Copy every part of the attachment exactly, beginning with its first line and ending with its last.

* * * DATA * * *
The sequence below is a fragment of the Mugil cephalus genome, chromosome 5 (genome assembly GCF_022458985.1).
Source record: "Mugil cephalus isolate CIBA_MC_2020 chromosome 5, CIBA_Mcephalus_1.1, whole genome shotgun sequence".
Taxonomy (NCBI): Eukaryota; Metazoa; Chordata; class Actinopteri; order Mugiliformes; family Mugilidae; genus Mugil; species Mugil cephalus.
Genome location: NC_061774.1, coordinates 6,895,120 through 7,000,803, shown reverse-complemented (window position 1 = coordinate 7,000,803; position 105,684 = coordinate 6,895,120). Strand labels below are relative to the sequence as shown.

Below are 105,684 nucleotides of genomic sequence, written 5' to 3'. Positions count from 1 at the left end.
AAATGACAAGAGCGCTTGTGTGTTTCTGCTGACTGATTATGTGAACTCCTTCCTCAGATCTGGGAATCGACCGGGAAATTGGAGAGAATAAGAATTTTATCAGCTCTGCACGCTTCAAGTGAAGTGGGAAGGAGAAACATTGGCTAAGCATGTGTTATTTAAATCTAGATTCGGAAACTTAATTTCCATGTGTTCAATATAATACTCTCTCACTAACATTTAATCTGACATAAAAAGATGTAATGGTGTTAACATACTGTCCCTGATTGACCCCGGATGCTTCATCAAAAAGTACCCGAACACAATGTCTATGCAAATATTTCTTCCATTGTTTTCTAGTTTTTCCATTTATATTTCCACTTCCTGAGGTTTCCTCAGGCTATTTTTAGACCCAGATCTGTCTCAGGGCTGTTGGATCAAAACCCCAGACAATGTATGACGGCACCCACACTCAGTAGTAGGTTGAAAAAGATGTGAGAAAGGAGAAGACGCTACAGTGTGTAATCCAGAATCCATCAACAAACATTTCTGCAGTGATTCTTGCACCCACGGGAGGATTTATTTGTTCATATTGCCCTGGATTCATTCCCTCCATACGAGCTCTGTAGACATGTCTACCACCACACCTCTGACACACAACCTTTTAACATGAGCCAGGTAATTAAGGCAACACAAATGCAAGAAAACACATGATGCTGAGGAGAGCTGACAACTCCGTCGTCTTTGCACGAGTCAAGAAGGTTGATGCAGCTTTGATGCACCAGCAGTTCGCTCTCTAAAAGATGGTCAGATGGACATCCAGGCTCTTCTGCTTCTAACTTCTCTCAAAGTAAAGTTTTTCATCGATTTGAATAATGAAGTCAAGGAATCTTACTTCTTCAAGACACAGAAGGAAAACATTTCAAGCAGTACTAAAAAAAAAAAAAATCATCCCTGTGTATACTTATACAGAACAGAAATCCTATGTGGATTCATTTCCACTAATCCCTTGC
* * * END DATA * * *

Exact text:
The sequence below is a fragment of the Mugil cephalus genome, chromosome 5 (genome assembly GCF_022458985.1).
Source record: "Mugil cephalus isolate CIBA_MC_2020 chromosome 5, CIBA_Mcephalus_1.1, whole genome shotgun sequence".
Taxonomy (NCBI): Eukaryota; Metazoa; Chordata; class Actinopteri; order Mugiliformes; family Mugilidae; genus Mugil; species Mugil cephalus.
Genome location: NC_061774.1, coordinates 6,895,120 through 7,000,803, shown reverse-complemented (window position 1 = coordinate 7,000,803; position 105,684 = coordinate 6,895,120). Strand labels below are relative to the sequence as shown.

Below are 105,684 nucleotides of genomic sequence, written 5' to 3'. Positions count from 1 at the left end.
AAATGACAAGAGCGCTTGTGTGTTTCTGCTGACTGATTATGTGAACTCCTTCCTCAGATCTGGGAATCGACCGGGAAATTGGAGAGAATAAGAATTTTATCAGCTCTGCACGCTTCAAGTGAAGTGGGAAGGAGAAACATTGGCTAAGCATGTGTTATTTAAATCTAGATTCGGAAACTTAATTTCCATGTGTTCAATATAATACTCTCTCACTAACATTTAATCTGACATAAAAAGATGTAATGGTGTTAACATACTGTCCCTGATTGACCCCGGATGCTTCATCAAAAAGTACCCGAACACAATGTCTATGCAAATATTTCTTCCATTGTTTTCTAGTTTTTCCATTTATATTTCCACTTCCTGAGGTTTCCTCAGGCTATTTTTAGACCCAGATCTGTCTCAGGGCTGTTGGATCAAAACCCCAGACAATGTATGACGGCACCCACACTCAGTAGTAGGTTGAAAAAGATGTGAGAAAGGAGAAGACGCTACAGTGTGTAATCCAGAATCCATCAACAAACATTTCTGCAGTGATTCTTGCACCCACGGGAGGATTTATTTGTTCATATTGCCCTGGATTCATTCCCTCCATACGAGCTCTGTAGACATGTCTACCACCACACCTCTGACACACAACCTTTTAACATGAGCCAGGTAATTAAGGCAACACAAATGCAAGAAAACACATGATGCTGAGGAGAGCTGACAACTCCGTCGTCTTTGCACGAGTCAAGAAGGTTGATGCAGCTTTGATGCACCAGCAGTTCGCTCTCTAAAAGATGGTCAGATGGACATCCAGGCTCTTCTGCTTCTAACTTCTCTCAAAGTAAAGTTTTTCATCGATTTGAATAATGAAGTCAAGGAATCTTACTTCTTCAAGACACAGAAGGAAAACATTTCAAGCAGTACTAAAAAAAAAAAAAATCATCCCTGTGTATACTTATACAGAACAGAAATCCTATGTGGATTCATTTCCACTAATCCCTTGC